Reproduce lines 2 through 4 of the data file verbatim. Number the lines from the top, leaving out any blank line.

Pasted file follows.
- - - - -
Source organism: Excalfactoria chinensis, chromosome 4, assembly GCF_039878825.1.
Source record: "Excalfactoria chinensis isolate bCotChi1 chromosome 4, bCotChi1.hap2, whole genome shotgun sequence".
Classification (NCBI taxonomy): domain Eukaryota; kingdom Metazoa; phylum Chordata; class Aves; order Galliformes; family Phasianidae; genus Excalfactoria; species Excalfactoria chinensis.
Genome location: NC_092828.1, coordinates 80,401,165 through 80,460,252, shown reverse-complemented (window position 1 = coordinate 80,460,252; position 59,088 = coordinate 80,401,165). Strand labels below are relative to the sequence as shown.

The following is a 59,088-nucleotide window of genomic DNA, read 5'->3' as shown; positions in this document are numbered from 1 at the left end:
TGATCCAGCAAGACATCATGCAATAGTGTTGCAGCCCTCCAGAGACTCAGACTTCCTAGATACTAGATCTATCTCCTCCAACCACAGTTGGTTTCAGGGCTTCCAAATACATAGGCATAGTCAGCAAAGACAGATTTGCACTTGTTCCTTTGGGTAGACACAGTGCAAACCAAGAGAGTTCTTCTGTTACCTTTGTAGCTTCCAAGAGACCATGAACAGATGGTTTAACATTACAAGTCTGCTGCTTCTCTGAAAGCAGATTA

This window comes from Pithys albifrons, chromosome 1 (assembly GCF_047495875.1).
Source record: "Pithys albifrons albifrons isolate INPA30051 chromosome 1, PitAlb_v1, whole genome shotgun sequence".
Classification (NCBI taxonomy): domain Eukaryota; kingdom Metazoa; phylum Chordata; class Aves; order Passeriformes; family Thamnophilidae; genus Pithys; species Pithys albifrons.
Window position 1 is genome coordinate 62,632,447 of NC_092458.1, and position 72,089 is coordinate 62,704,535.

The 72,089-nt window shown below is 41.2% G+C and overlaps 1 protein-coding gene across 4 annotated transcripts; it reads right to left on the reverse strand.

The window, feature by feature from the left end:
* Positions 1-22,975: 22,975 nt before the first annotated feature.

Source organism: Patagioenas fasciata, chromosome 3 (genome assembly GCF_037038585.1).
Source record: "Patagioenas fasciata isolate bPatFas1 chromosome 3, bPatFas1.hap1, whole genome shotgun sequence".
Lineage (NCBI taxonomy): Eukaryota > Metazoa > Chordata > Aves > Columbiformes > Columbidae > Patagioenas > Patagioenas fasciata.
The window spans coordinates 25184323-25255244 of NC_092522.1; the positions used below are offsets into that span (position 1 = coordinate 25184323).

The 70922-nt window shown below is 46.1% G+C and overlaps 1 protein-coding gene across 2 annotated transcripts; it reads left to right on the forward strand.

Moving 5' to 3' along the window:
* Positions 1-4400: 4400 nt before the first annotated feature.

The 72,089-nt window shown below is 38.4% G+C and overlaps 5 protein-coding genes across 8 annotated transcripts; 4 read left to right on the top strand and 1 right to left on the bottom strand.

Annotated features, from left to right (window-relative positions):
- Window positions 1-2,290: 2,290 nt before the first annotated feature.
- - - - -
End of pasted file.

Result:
Source record: "Excalfactoria chinensis isolate bCotChi1 chromosome 4, bCotChi1.hap2, whole genome shotgun sequence".
Classification (NCBI taxonomy): domain Eukaryota; kingdom Metazoa; phylum Chordata; class Aves; order Galliformes; family Phasianidae; genus Excalfactoria; species Excalfactoria chinensis.
Genome location: NC_092828.1, coordinates 80,401,165 through 80,460,252, shown reverse-complemented (window position 1 = coordinate 80,460,252; position 59,088 = coordinate 80,401,165). Strand labels below are relative to the sequence as shown.